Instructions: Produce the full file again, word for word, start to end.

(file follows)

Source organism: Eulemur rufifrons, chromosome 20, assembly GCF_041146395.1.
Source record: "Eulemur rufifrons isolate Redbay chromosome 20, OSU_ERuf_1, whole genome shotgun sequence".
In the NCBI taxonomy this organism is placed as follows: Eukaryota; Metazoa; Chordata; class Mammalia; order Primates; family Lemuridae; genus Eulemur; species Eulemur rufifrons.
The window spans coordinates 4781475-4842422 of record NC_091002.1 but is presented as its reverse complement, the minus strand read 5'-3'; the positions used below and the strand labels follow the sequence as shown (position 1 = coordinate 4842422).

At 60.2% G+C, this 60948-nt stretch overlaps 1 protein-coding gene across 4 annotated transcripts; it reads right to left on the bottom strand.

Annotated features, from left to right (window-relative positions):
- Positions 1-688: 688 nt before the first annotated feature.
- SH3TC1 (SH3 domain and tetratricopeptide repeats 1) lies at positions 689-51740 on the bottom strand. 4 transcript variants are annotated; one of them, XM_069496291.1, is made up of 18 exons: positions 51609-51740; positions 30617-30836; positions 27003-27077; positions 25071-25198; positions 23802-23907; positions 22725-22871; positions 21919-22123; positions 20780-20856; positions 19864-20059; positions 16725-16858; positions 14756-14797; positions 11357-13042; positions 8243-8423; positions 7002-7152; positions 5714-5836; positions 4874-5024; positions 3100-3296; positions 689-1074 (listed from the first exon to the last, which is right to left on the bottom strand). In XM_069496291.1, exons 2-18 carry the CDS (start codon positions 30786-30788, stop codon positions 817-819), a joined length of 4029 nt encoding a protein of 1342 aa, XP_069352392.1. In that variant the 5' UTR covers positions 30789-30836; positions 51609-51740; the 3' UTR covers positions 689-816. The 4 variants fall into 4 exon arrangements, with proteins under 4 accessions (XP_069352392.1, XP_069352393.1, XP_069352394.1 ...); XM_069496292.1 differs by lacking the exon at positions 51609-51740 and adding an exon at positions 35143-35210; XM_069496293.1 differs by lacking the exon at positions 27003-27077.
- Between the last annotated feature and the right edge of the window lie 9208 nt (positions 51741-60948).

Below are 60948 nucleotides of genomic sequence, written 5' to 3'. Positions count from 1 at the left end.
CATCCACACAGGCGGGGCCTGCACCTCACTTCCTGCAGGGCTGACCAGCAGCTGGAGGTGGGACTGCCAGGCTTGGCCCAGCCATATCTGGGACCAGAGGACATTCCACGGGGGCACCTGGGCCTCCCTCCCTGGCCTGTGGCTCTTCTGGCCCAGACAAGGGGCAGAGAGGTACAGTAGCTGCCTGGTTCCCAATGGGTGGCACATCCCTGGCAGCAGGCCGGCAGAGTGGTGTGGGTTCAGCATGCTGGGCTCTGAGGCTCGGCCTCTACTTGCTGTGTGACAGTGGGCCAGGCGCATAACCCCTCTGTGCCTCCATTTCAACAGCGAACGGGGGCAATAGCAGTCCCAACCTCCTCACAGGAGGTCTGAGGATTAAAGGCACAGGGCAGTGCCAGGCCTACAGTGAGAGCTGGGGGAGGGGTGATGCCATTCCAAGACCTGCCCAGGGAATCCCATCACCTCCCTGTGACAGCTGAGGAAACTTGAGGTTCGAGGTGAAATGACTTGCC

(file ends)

Source organism: Eulemur rufifrons, chromosome 20, assembly GCF_041146395.1.
Source record: "Eulemur rufifrons isolate Redbay chromosome 20, OSU_ERuf_1, whole genome shotgun sequence".
In the NCBI taxonomy this organism is placed as follows: Eukaryota; Metazoa; Chordata; class Mammalia; order Primates; family Lemuridae; genus Eulemur; species Eulemur rufifrons.
The window spans coordinates 4781475-4842422 of record NC_091002.1 but is presented as its reverse complement, the minus strand read 5'-3'; the positions used below and the strand labels follow the sequence as shown (position 1 = coordinate 4842422).

At 60.2% G+C, this 60948-nt stretch overlaps 1 protein-coding gene across 4 annotated transcripts; it reads right to left on the bottom strand.

Annotated features, from left to right (window-relative positions):
- Positions 1-688: 688 nt before the first annotated feature.
- SH3TC1 (SH3 domain and tetratricopeptide repeats 1) lies at positions 689-51740 on the bottom strand. 4 transcript variants are annotated; one of them, XM_069496291.1, is made up of 18 exons: positions 51609-51740; positions 30617-30836; positions 27003-27077; positions 25071-25198; positions 23802-23907; positions 22725-22871; positions 21919-22123; positions 20780-20856; positions 19864-20059; positions 16725-16858; positions 14756-14797; positions 11357-13042; positions 8243-8423; positions 7002-7152; positions 5714-5836; positions 4874-5024; positions 3100-3296; positions 689-1074 (listed from the first exon to the last, which is right to left on the bottom strand). In XM_069496291.1, exons 2-18 carry the CDS (start codon positions 30786-30788, stop codon positions 817-819), a joined length of 4029 nt encoding a protein of 1342 aa, XP_069352392.1. In that variant the 5' UTR covers positions 30789-30836; positions 51609-51740; the 3' UTR covers positions 689-816. The 4 variants fall into 4 exon arrangements, with proteins under 4 accessions (XP_069352392.1, XP_069352393.1, XP_069352394.1 ...); XM_069496292.1 differs by lacking the exon at positions 51609-51740 and adding an exon at positions 35143-35210; XM_069496293.1 differs by lacking the exon at positions 27003-27077.
- Between the last annotated feature and the right edge of the window lie 9208 nt (positions 51741-60948).

Below are 60948 nucleotides of genomic sequence, written 5' to 3'. Positions count from 1 at the left end.
CATCCACACAGGCGGGGCCTGCACCTCACTTCCTGCAGGGCTGACCAGCAGCTGGAGGTGGGACTGCCAGGCTTGGCCCAGCCATATCTGGGACCAGAGGACATTCCACGGGGGCACCTGGGCCTCCCTCCCTGGCCTGTGGCTCTTCTGGCCCAGACAAGGGGCAGAGAGGTACAGTAGCTGCCTGGTTCCCAATGGGTGGCACATCCCTGGCAGCAGGCCGGCAGAGTGGTGTGGGTTCAGCATGCTGGGCTCTGAGGCTCGGCCTCTACTTGCTGTGTGACAGTGGGCCAGGCGCATAACCCCTCTGTGCCTCCATTTCAACAGCGAACGGGGGCAATAGCAGTCCCAACCTCCTCACAGGAGGTCTGAGGATTAAAGGCACAGGGCAGTGCCAGGCCTACAGTGAGAGCTGGGGGAGGGGTGATGCCATTCCAAGACCTGCCCAGGGAATCCCATCACCTCCCTGTGACAGCTGAGGAAACTTGAGGTTCGAGGTGAAATGACTTGCC